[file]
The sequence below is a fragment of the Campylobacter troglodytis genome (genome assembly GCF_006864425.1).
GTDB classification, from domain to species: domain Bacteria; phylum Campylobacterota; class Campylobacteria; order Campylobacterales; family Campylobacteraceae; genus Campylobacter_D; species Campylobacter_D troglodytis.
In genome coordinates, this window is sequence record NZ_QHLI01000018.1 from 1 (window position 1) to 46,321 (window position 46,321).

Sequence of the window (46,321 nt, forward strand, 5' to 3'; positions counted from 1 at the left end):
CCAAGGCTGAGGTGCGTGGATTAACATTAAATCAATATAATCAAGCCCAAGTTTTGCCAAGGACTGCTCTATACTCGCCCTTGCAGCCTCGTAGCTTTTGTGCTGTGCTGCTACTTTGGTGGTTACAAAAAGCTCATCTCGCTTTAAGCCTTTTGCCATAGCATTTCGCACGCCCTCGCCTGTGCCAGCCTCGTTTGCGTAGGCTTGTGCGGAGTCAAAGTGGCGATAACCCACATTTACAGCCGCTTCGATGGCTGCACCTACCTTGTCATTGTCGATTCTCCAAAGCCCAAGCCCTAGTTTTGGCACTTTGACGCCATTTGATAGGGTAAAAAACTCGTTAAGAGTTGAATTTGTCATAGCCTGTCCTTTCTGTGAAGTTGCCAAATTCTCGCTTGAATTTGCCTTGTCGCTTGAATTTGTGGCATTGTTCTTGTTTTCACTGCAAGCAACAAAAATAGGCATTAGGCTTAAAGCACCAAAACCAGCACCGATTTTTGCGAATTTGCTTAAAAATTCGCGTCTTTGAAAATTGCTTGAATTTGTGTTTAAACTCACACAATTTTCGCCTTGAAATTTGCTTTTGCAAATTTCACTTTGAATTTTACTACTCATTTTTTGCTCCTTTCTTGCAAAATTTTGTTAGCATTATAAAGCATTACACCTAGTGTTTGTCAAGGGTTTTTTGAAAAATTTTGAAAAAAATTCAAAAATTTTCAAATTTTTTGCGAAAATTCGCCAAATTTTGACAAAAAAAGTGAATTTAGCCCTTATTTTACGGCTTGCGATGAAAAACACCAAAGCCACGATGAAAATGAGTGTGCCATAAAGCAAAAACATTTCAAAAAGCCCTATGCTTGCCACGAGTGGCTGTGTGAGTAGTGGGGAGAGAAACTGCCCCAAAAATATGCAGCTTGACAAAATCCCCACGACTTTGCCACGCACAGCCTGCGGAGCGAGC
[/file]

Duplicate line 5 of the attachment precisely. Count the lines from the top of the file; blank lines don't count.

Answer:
CCAAGGCTGAGGTGCGTGGATTAACATTAAATCAATATAATCAAGCCCAAGTTTTGCCAAGGACTGCTCTATACTCGCCCTTGCAGCCTCGTAGCTTTTGTGCTGTGCTGCTACTTTGGTGGTTACAAAAAGCTCATCTCGCTTTAAGCCTTTTGCCATAGCATTTCGCACGCCCTCGCCTGTGCCAGCCTCGTTTGCGTAGGCTTGTGCGGAGTCAAAGTGGCGATAACCCACATTTACAGCCGCTTCGATGGCTGCACCTACCTTGTCATTGTCGATTCTCCAAAGCCCAAGCCCTAGTTTTGGCACTTTGACGCCATTTGATAGGGTAAAAAACTCGTTAAGAGTTGAATTTGTCATAGCCTGTCCTTTCTGTGAAGTTGCCAAATTCTCGCTTGAATTTGCCTTGTCGCTTGAATTTGTGGCATTGTTCTTGTTTTCACTGCAAGCAACAAAAATAGGCATTAGGCTTAAAGCACCAAAACCAGCACCGATTTTTGCGAATTTGCTTAAAAATTCGCGTCTTTGAAAATTGCTTGAATTTGTGTTTAAACTCACACAATTTTCGCCTTGAAATTTGCTTTTGCAAATTTCACTTTGAATTTTACTACTCATTTTTTGCTCCTTTCTTGCAAAATTTTGTTAGCATTATAAAGCATTACACCTAGTGTTTGTCAAGGGTTTTTTGAAAAATTTTGAAAAAAATTCAAAAATTTTCAAATTTTTTGCGAAAATTCGCCAAATTTTGACAAAAAAAGTGAATTTAGCCCTTATTTTACGGCTTGCGATGAAAAACACCAAAGCCACGATGAAAATGAGTGTGCCATAAAGCAAAAACATTTCAAAAAGCCCTATGCTTGCCACGAGTGGCTGTGTGAGTAGTGGGGAGAGAAACTGCCCCAAAAATATGCAGCTTGACAAAATCCCCACGACTTTGCCACGCACAGCCTGCGGAGCGAGC